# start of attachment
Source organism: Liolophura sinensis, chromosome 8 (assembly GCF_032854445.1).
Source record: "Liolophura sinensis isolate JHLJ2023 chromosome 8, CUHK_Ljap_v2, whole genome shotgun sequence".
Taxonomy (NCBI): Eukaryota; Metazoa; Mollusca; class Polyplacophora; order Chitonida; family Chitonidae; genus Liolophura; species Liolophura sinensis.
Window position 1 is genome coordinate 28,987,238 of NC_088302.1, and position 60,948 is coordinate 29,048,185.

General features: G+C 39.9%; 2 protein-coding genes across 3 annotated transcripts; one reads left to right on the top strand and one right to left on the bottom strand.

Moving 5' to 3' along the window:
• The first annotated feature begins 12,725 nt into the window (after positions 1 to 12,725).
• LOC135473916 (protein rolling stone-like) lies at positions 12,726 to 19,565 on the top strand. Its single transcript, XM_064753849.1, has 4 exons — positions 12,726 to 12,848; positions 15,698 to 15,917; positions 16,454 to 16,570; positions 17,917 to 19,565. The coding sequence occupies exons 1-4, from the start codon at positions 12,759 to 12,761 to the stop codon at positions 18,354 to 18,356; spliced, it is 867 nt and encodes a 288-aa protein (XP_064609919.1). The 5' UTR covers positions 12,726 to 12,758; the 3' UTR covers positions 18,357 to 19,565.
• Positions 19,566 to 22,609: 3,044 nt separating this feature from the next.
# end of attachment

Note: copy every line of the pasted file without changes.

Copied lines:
Source organism: Liolophura sinensis, chromosome 8 (assembly GCF_032854445.1).
Source record: "Liolophura sinensis isolate JHLJ2023 chromosome 8, CUHK_Ljap_v2, whole genome shotgun sequence".
Taxonomy (NCBI): Eukaryota; Metazoa; Mollusca; class Polyplacophora; order Chitonida; family Chitonidae; genus Liolophura; species Liolophura sinensis.
Window position 1 is genome coordinate 28,987,238 of NC_088302.1, and position 60,948 is coordinate 29,048,185.

General features: G+C 39.9%; 2 protein-coding genes across 3 annotated transcripts; one reads left to right on the top strand and one right to left on the bottom strand.

Moving 5' to 3' along the window:
• The first annotated feature begins 12,725 nt into the window (after positions 1 to 12,725).
• LOC135473916 (protein rolling stone-like) lies at positions 12,726 to 19,565 on the top strand. Its single transcript, XM_064753849.1, has 4 exons — positions 12,726 to 12,848; positions 15,698 to 15,917; positions 16,454 to 16,570; positions 17,917 to 19,565. The coding sequence occupies exons 1-4, from the start codon at positions 12,759 to 12,761 to the stop codon at positions 18,354 to 18,356; spliced, it is 867 nt and encodes a 288-aa protein (XP_064609919.1). The 5' UTR covers positions 12,726 to 12,758; the 3' UTR covers positions 18,357 to 19,565.
• Positions 19,566 to 22,609: 3,044 nt separating this feature from the next.